This is further compounded by various well-being challenges, from financial anxieties to juggling familial responsibilities.
On the bright side, such demand creates an opportunity for institutions to provide more tailored well-being support through digital-first channels.
4. Students Are Drawn to Online Learning
As the pandemic seemingly creates new challenges by the day, many students are seeking more flexible options for when and how they learn.
The good news? There’s already evidence of this shift. Over half (57%) of staff say their institutions are investing in new modalities or revenue streams to attract new students, including more flexible learning options.
5. Uncertainties Remain Around Future Plans
Economic changes are causing over half (51%) of students to reconsider their education plans. In addition, of the staff that expect to see an increase in adult learners’ enrollment, a majority believe it will come from pandemic-influenced needs to reskill or upskill in this climate.
This uncertainty also affects students’ future plans—60% are concerned about finding employment after graduation. They want to be set up for career success in all areas, yet only a handful of them have the appropriate resources available.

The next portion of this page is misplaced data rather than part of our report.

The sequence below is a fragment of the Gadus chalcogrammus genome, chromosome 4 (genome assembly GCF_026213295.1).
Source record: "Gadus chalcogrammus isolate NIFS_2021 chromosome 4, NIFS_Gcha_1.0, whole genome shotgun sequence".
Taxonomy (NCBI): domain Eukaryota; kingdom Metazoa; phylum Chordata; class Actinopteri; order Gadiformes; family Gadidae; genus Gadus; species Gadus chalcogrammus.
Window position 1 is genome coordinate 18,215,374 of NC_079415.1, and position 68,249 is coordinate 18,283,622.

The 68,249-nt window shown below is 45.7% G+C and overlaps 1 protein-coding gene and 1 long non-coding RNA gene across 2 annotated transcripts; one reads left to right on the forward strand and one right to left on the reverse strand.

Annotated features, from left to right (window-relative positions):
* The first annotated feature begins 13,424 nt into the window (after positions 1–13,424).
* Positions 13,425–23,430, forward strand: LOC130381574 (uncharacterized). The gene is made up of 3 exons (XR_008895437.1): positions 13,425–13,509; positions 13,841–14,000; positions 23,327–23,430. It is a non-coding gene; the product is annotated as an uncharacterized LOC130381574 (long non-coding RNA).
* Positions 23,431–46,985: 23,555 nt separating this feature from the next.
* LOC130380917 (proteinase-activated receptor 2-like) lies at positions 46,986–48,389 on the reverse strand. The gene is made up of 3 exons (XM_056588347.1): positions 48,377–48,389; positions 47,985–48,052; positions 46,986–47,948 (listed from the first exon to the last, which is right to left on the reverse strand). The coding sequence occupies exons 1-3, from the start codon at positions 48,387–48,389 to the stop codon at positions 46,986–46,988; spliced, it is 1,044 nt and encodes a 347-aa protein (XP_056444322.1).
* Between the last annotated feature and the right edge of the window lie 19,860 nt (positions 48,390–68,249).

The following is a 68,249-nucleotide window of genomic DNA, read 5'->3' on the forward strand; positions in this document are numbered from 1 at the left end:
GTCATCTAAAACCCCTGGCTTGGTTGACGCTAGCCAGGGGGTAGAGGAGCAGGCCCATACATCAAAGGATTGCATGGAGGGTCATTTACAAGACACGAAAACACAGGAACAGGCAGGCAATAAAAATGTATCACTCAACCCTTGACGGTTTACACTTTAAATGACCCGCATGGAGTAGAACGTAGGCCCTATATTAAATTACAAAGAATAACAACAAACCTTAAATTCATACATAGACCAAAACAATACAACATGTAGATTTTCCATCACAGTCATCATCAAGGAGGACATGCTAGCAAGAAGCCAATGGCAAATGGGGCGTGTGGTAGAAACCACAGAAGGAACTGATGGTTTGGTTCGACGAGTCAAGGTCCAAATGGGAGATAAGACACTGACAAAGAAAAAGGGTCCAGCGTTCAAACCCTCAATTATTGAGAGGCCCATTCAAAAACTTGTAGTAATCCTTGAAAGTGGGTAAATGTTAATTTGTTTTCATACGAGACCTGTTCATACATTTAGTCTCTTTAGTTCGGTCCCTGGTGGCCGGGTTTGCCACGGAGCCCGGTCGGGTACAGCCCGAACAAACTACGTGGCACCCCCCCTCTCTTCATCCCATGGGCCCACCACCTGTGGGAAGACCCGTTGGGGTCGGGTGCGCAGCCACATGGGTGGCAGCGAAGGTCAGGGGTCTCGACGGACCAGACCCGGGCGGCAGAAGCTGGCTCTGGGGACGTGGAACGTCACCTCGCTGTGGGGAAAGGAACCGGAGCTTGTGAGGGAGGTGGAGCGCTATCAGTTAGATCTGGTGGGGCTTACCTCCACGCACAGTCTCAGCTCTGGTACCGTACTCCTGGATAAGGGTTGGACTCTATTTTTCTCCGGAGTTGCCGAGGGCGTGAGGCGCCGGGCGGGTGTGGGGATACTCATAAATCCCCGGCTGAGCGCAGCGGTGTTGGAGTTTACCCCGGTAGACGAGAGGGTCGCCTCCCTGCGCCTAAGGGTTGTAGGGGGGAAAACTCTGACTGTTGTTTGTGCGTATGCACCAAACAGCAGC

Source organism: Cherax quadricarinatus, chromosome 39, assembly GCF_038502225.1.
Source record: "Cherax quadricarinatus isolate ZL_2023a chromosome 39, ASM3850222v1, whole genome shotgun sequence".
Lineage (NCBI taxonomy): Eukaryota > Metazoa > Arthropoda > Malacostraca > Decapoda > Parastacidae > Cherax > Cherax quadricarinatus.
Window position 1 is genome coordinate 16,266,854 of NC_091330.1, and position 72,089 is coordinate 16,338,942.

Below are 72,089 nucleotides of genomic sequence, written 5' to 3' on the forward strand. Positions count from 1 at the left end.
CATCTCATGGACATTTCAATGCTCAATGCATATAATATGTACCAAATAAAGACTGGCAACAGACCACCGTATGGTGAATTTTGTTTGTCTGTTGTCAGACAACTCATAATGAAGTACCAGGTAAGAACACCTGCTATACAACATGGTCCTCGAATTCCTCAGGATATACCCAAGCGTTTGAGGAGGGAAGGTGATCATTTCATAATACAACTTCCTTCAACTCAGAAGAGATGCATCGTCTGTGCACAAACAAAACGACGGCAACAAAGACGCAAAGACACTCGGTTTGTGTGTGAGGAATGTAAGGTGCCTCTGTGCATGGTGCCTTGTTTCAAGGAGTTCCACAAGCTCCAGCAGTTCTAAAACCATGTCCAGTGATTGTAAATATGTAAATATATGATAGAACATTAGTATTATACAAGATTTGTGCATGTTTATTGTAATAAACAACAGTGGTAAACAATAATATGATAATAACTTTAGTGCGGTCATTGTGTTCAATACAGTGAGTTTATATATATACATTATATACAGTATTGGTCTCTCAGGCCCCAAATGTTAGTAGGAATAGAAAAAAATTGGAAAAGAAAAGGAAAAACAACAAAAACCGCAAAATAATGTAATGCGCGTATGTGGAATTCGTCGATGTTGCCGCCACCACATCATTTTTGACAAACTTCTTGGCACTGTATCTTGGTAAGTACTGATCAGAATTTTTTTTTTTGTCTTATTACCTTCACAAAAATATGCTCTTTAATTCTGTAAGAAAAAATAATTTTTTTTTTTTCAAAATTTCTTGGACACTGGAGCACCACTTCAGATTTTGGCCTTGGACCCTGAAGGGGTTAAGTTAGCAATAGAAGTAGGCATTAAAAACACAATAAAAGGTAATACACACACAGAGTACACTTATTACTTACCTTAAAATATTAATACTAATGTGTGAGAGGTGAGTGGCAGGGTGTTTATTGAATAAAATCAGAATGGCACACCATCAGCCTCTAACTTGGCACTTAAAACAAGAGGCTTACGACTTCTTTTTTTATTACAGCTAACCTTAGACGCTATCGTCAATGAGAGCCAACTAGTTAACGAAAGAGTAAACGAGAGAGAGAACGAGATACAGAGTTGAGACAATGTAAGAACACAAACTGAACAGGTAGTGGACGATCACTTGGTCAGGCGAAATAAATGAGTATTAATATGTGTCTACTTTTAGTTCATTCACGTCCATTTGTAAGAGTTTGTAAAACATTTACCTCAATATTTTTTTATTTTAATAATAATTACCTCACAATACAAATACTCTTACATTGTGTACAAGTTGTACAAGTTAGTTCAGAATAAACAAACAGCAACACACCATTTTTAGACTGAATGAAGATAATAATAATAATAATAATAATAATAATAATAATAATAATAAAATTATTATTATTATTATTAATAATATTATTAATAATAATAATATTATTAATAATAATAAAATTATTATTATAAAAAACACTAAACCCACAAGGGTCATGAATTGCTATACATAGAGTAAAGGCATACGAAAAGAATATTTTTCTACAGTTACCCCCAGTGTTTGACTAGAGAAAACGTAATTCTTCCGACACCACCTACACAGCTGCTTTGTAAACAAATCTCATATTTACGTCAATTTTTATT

How The Trends Intersect
These above trends aren’t disparate to the student and staff experience. Rather, they are intricately linked with one another, as the following question illustrates.
The pandemic has reshaped expectations of higher education—but it’s also created an opportunity for institutions to accelerate their digital transformation.
By providing more wellbeing resources, career support, and flexibility, universities can drive trust and support their students’ needs in the new normal.
Want more details?
Visit Salesforce.org’s Global Higher Education Research Snapshot to learn more.